Then — and here’s the spooky part (sort of) — I sat down to read Philippians 4.2-9 with a guy yesterday.

In this passage, Paul deals with helping each other resolve conflict just before he weaves together promises about the presence/nearness of the God of peace and some concrete strategies for joyful Christian living.

Sweet.

two ways to approach systematic theology?

Tell me how you react to this:

One way to approach systematic theology is primarily analytic. It involves tipping all the theological pieces (key biblical texts and themes, the decisive debates in the history of theology, etc) onto your mental table, picking through them, attaching suitable labels, and placing all the similar pieces into relevant boxes.

Another way to approach systematic theology tries to be more synthetic. It involves doing something with each piece you pick up — connecting it to whatever other pieces it might fit with in the interests of assembling a coherent overall picture.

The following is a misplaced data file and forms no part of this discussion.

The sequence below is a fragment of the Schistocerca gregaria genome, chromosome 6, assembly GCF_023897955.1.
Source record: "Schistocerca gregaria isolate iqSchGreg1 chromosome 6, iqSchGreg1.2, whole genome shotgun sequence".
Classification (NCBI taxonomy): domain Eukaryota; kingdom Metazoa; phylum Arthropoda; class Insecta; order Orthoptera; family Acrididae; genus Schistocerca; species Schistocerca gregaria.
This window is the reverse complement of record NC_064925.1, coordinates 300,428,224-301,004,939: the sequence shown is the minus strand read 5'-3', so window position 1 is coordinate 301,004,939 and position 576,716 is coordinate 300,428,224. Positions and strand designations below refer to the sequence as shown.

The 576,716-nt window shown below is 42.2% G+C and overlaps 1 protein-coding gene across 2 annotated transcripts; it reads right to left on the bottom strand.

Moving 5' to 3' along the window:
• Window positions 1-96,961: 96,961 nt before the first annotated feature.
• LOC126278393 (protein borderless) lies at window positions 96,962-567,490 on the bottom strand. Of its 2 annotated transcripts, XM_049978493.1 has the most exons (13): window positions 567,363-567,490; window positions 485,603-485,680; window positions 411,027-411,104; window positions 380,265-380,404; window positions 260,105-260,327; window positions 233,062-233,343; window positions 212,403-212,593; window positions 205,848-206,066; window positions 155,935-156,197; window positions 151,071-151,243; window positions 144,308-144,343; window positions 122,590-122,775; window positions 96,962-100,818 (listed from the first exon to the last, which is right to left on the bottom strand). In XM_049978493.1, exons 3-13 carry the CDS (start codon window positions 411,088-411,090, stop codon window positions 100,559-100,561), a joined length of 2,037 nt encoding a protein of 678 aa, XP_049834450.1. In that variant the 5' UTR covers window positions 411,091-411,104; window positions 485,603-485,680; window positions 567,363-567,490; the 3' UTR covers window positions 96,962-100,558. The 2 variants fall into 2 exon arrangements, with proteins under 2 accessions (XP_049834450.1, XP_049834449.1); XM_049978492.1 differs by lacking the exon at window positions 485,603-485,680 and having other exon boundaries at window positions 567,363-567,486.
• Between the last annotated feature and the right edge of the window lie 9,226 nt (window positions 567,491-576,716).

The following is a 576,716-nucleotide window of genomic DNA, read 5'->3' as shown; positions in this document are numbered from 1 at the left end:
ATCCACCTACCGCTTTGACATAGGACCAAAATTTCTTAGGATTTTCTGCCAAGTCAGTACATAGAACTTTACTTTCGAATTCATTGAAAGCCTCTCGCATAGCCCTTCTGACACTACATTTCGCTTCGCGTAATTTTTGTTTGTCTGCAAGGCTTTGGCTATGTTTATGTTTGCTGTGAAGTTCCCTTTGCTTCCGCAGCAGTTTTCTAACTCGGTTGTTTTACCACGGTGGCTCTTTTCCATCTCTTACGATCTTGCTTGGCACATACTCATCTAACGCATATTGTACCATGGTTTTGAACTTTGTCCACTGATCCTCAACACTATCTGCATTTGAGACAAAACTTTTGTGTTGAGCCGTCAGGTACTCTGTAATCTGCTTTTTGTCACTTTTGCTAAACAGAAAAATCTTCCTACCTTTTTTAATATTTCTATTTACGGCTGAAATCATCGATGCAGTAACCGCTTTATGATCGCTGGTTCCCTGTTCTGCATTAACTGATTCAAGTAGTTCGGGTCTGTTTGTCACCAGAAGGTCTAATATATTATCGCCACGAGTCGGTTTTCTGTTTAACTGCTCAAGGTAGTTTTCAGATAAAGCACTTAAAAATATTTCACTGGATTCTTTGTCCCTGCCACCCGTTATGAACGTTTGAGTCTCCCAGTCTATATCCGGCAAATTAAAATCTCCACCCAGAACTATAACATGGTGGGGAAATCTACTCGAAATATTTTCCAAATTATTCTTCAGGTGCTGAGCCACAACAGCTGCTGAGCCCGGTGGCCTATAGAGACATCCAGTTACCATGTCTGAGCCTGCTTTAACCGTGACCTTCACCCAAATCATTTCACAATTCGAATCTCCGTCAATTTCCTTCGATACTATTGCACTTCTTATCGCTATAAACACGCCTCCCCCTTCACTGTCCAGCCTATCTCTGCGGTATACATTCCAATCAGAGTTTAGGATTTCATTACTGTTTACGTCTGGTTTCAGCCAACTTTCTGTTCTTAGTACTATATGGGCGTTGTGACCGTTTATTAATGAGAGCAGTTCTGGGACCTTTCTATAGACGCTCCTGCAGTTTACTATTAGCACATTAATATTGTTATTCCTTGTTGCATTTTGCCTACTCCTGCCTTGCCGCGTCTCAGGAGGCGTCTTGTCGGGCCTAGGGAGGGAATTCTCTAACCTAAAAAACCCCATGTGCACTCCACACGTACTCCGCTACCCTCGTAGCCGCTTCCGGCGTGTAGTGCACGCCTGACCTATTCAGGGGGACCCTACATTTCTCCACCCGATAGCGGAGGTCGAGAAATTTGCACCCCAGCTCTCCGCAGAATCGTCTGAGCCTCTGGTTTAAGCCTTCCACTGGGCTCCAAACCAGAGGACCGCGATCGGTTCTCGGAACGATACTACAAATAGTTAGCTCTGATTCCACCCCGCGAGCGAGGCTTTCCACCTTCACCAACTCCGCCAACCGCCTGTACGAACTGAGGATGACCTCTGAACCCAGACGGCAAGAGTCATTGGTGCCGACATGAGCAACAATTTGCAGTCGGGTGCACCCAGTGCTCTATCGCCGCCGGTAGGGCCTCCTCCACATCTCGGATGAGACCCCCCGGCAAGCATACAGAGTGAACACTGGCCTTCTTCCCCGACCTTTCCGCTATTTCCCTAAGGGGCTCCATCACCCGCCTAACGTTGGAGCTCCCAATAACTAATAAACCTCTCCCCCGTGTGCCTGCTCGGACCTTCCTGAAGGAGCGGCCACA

The danger with the first approach is that it lets you think you’ve done the job once every theologically relevant piece has been categorised. Theology done this way won’t live — it’s more of a stamp-collecting enterprise than something intimately bound to Christian living and mission.

The problem with the second is trying to put together the picture using whatever comes to hand and then struggling to know what to do with those extra pieces that haven’t yet been recognised (let alone been found a place within the picture). The temptation will always be to brush those ‘extraneous’ pieces off the table.